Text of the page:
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ERIC Number: ED164696
Record Type: RIE
Publication Date: 1978-Aug
Pages: 105
Abstractor: N/A
Reference Count: 0
The Consequences of Age at First Childbirth: Educational Attainment. Working Paper: 1146-01.
Moore, Kristin A.; And Others
The primary purpose of the research presented in this paper is to develop a more complete model of educational attainment. Age at first birth is examined by multiple regression, along with other independent variables that have been found to affect educational attainment, including age at marriage. The second purpose of this paper is to address the question of causality between early childbearing and termination of education. Social, demographic, and motivational factors that affect school attainment are examined. Some of these factors include family background, region of residence, inequalities in opportunities and final between blacks and whites, aptitude or ability, and encouragement from parents between black and whites, aptitude or ability, and encouragement from parents teachers and/or peers. Data used in this report are from the Michigan Panel Study of Income Dynamics and the National Longitudinal Survey of Young Women. Findings presented indicate that an early birth affects the amount of schooling a young woman is able to complete, particularly among whites, even when family background and motivation are controlled for. Early marriage is also cited as having a strong negative effect on schooling. The general conclusion proposed in this report is that an early first birth results in a life-long loss of schooling. (Author/EB)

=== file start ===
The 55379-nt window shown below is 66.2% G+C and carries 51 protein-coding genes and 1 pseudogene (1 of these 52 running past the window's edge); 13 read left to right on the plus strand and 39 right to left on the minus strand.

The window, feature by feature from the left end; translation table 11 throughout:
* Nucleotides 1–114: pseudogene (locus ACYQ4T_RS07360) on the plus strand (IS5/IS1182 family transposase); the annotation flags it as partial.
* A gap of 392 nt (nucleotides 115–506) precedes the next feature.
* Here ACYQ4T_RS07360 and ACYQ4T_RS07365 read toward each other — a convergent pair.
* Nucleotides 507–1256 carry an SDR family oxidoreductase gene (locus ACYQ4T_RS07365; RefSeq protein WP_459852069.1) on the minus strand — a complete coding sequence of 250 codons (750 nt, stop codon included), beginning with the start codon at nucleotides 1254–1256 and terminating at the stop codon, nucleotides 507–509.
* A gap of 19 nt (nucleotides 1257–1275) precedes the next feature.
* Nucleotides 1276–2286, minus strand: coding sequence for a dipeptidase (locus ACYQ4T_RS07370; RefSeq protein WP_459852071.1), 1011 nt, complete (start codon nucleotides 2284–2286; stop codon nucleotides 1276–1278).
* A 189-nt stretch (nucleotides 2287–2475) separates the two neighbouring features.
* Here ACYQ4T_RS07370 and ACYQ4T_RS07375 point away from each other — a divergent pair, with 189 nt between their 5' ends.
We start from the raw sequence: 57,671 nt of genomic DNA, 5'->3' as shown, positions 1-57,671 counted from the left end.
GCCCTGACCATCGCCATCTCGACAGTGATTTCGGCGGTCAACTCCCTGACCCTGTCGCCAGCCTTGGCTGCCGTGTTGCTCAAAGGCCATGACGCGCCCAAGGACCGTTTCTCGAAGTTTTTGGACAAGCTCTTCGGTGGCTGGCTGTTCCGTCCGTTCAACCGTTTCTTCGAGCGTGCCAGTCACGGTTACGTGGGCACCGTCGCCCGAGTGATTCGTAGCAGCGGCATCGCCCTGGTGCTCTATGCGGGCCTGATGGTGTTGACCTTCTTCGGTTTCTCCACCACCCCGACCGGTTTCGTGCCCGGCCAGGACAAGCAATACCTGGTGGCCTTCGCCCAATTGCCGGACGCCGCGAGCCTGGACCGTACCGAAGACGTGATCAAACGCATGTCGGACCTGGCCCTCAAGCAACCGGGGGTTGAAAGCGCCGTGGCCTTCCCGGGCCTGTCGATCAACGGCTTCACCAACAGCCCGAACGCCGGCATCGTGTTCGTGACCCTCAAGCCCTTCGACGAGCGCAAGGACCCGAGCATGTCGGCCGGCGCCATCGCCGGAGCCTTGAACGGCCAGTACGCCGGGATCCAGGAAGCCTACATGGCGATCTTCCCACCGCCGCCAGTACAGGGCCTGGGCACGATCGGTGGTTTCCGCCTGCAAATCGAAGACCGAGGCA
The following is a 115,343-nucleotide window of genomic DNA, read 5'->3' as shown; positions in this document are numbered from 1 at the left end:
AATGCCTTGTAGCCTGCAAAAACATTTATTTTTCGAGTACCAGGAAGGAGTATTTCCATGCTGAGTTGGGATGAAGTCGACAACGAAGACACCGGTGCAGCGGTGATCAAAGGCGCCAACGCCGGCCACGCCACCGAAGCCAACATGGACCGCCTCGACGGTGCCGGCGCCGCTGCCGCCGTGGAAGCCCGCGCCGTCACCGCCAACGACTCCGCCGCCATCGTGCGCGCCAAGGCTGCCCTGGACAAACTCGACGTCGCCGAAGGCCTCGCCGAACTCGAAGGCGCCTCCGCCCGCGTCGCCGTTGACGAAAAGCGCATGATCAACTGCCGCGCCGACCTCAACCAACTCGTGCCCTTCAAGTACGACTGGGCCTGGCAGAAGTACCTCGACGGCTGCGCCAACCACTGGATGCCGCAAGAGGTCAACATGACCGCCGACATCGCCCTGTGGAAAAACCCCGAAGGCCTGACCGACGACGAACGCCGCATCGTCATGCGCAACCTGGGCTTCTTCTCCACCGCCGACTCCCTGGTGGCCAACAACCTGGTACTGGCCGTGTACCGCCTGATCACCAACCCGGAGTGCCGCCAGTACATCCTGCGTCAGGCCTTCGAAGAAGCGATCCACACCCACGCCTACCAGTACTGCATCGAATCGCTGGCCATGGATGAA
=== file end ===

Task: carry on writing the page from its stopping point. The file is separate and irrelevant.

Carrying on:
The Urban Institute, Program of Research on Women and Family Policy, 2100 M Street, N.W., Washington, D.C. 20037 ($3.00)
Publication Type: Reports - Research
Education Level: N/A
Audience: N/A
Language: English
Sponsor: National Home Study Council, Washington, DC. Accrediting Commission.
Authoring Institution: Urban Inst., Washington, DC.
Identifiers: Michigan Panel Study of Income Dynamics; National Longitudinal Survey of Young Women
Note: For related documents, see ED 149 002, and UD 018 972-977; Several Figures and Tables may not reproduce well due to print size